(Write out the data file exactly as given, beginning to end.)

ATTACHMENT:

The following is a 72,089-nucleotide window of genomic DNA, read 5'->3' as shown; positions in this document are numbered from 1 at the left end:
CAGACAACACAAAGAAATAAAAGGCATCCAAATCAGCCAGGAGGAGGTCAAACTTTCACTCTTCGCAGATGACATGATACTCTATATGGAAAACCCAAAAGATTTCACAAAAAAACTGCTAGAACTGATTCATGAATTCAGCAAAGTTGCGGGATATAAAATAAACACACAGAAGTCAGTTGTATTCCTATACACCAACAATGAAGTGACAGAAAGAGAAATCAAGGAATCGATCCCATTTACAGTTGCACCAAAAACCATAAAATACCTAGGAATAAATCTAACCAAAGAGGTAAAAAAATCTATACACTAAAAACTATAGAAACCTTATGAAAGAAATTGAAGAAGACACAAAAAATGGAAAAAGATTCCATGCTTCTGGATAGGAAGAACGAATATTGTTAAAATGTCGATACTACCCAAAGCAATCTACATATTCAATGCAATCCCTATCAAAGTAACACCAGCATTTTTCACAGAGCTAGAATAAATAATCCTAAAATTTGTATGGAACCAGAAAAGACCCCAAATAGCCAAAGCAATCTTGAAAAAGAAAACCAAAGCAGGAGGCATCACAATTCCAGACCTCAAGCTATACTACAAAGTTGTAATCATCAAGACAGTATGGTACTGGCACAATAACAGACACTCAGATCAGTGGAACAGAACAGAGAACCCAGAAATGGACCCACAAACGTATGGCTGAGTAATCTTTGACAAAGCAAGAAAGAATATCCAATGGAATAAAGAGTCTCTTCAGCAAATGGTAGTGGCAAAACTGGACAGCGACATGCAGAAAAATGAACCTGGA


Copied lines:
The following is a 72,089-nucleotide window of genomic DNA, read 5'->3' as shown; positions in this document are numbered from 1 at the left end:
CAGACAACACAAAGAAATAAAAGGCATCCAAATCAGCCAGGAGGAGGTCAAACTTTCACTCTTCGCAGATGACATGATACTCTATATGGAAAACCCAAAAGATTTCACAAAAAAACTGCTAGAACTGATTCATGAATTCAGCAAAGTTGCGGGATATAAAATAAACACACAGAAGTCAGTTGTATTCCTATACACCAACAATGAAGTGACAGAAAGAGAAATCAAGGAATCGATCCCATTTACAGTTGCACCAAAAACCATAAAATACCTAGGAATAAATCTAACCAAAGAGGTAAAAAAATCTATACACTAAAAACTATAGAAACCTTATGAAAGAAATTGAAGAAGACACAAAAAATGGAAAAAGATTCCATGCTTCTGGATAGGAAGAACGAATATTGTTAAAATGTCGATACTACCCAAAGCAATCTACATATTCAATGCAATCCCTATCAAAGTAACACCAGCATTTTTCACAGAGCTAGAATAAATAATCCTAAAATTTGTATGGAACCAGAAAAGACCCCAAATAGCCAAAGCAATCTTGAAAAAGAAAACCAAAGCAGGAGGCATCACAATTCCAGACCTCAAGCTATACTACAAAGTTGTAATCATCAAGACAGTATGGTACTGGCACAATAACAGACACTCAGATCAGTGGAACAGAACAGAGAACCCAGAAATGGACCCACAAACGTATGGCTGAGTAATCTTTGACAAAGCAAGAAAGAATATCCAATGGAATAAAGAGTCTCTTCAGCAAATGGTAGTGGCAAAACTGGACAGCGACATGCAGAAAAATGAACCTGGA